Traveling for work presents many challenges. The last thing anyone needs is to have their data security compromised. Corporate Travel Management (CTM) has some timely advice for business travelers to help prevent a hazardous data breach while on the road.
When traveling for business, it’s important to take precautionary measures to ensure no personal or company data is vulnerable to hackers. A recent CTM survey revealed only one in four of our customers are concerned about data security when traveling for business. With this in mind it’s a good time to investigate the risks of breaches and understand what simple steps you can take to improve security.
From laptops and tablets, to mobiles and smart watches, modern-day business travelers need to protect multiple devices from hacks and data breaches in an increasingly digital world.
The cost of cyber-crime globally exceeds $500 billion, while data breaches can cost the average company around $3.8 million according to Microsoft.1
If you or your staff travel for meetings or events, the following five tips will help to ensure data security while on the road.
1. Only connect to safe Wi-Fi network – if in doubt, default to mobile data.
While free public Wi-Fi is becoming more readily available and accessible, so are the opportunities for hackers to compromise your data. The easiest way to avoid any surprise attacks is to disable your Wi-Fi’s auto-connect mode on your mobile device so it doesn’t automatically connect to public Wi-Fi without your knowledge. About 38% of known data security breaches occur via hotel networks. Travel sims are the safest way to access data overseas as they eliminate the need to connect to suspect Wi-Fi, so choose a tablet that allows sims to be inserted. If this is not available, hotspot from your mobile device.
We also recommend reviewing iPass as a company sponsored program for travelers to access hotspots via a secure pathway at a reduced cost. iPass is Software-as-a-Service (SaaS) company providing seamless, secure, global access to over 57M hotspots worldwide, the largest Wi-Fi network in the world.
2. Use more advanced methods to protect device access
Set-up more advanced security measures to protect device access if available. Facial recognition and fingerprint ID scanning are great alternatives. If a password is necessary, use a unique password for each device and ensure it is 8-10 characters long. Avoid default passwords such as ‘admin’, which was the most commonly hacked password in 2016. Default passwords are still the biggest security weakness for IoT devices such as smart watches, FitBits and dash cams. Implement a two-factor authentication, as it will make it more difficult for a hacker to gain access.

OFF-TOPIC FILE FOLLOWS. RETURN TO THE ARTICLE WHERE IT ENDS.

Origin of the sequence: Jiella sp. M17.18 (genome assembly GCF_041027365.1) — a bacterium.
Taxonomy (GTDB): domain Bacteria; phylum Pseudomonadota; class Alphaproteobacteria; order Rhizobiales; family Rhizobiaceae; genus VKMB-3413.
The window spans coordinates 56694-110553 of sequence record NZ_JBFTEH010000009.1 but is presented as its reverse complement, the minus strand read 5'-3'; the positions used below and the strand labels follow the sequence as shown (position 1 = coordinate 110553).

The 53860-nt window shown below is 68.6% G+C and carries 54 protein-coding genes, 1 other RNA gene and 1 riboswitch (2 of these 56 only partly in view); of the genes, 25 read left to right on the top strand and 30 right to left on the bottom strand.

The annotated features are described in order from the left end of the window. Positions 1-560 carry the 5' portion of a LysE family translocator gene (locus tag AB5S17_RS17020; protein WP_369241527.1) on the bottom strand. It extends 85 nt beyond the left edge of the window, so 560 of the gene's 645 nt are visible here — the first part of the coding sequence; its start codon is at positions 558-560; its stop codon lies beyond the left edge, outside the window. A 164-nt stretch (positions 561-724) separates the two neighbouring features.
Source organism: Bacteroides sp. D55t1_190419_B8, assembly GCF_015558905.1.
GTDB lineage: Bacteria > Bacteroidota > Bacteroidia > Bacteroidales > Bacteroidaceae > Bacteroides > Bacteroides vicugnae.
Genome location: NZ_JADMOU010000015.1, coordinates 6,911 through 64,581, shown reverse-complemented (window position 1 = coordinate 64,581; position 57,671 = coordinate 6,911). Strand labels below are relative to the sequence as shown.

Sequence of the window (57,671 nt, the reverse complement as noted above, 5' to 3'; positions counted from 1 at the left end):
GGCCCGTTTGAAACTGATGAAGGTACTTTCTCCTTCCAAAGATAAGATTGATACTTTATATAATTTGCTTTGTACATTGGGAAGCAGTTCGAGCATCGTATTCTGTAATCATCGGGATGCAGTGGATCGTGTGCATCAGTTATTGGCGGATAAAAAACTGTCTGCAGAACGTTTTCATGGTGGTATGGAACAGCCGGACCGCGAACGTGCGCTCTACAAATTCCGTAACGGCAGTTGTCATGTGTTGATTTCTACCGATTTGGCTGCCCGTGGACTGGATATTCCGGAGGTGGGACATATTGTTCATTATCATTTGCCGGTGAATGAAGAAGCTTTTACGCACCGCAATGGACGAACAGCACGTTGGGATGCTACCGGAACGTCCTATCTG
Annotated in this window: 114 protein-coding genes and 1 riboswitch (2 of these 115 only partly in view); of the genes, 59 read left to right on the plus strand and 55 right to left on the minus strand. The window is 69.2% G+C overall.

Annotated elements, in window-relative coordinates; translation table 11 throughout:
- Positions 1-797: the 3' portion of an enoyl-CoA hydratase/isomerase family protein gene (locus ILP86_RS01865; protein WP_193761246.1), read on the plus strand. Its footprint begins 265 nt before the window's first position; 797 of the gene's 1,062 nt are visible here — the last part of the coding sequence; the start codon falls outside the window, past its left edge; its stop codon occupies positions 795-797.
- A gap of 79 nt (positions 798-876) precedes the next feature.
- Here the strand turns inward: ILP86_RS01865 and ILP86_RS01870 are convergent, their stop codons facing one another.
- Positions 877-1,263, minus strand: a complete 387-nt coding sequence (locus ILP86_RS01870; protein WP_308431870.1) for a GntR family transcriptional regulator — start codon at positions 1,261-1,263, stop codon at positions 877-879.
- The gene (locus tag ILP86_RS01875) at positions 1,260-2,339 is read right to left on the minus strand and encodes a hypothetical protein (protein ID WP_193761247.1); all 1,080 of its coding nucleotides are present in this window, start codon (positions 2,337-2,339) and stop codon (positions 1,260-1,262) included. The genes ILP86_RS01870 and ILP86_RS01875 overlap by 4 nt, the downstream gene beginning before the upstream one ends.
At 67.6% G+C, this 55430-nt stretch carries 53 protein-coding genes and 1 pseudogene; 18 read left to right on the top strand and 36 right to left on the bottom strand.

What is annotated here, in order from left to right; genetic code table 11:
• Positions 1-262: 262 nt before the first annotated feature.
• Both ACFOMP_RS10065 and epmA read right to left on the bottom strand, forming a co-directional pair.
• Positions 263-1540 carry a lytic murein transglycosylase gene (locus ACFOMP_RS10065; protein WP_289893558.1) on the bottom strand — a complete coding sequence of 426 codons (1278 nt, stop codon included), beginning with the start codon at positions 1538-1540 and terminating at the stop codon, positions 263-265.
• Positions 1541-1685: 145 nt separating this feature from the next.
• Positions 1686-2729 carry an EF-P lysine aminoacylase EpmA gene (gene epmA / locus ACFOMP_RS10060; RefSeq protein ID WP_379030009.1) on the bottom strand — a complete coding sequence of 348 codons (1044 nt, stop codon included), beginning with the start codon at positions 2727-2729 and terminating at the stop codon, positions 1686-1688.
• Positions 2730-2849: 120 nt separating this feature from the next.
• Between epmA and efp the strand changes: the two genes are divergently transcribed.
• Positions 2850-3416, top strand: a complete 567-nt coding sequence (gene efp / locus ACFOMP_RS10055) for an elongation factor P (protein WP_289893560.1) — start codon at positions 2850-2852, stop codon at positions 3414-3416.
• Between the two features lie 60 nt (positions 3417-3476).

3. Update all operating systems
Make sure your operating software is up-to-date across all your devices. Spend 30 minutes the day before travel updating your software while you are still connected to your office or home Wi-Fi service. Also, check for any app updates that may be relevant during your travel, especially banking apps and any others that store personal data such as Uber, Lyft and Outlook.
4. Disable Bluetooth connectivity
As with Wi-Fi, leaving Bluetooth functionality enabled on your phone can leave you vulnerable to nearby cyber hackers. If you do enable Bluetooth to connect to a client’s technology during a sales pitch, make a mental note to switch off immediately afterwards. If you connect to a rental car’s Bluetooth to make phone calls on the road, ensure all data transferred to the car’s system is deleted before you hand in your car keys.
5. Have an action plan for data breaches
Although you’ve taken care to prevent a data breach from occurring, there’s always a chance you may still fall victim to new viruses or hacking techniques. Consult your company’s technology department prior to departure about preparing an action plan in case of a breach. Ensure you have the correct contact information in case you need support.
Unsure how to tell if your device has been hacked? Here are some quick tips on reading the warning signs before it’s too late.
- Keep an eye out for any new icons on your desktop/mobile device.
- Is your device running noticeably slower than usual?
- Some of your files have been moved or deleted.
- Suddenly unable to log into your device or any online accounts.
- You receive an unusually large phone data or internet bill. If in doubt, run a virus check via your security software.
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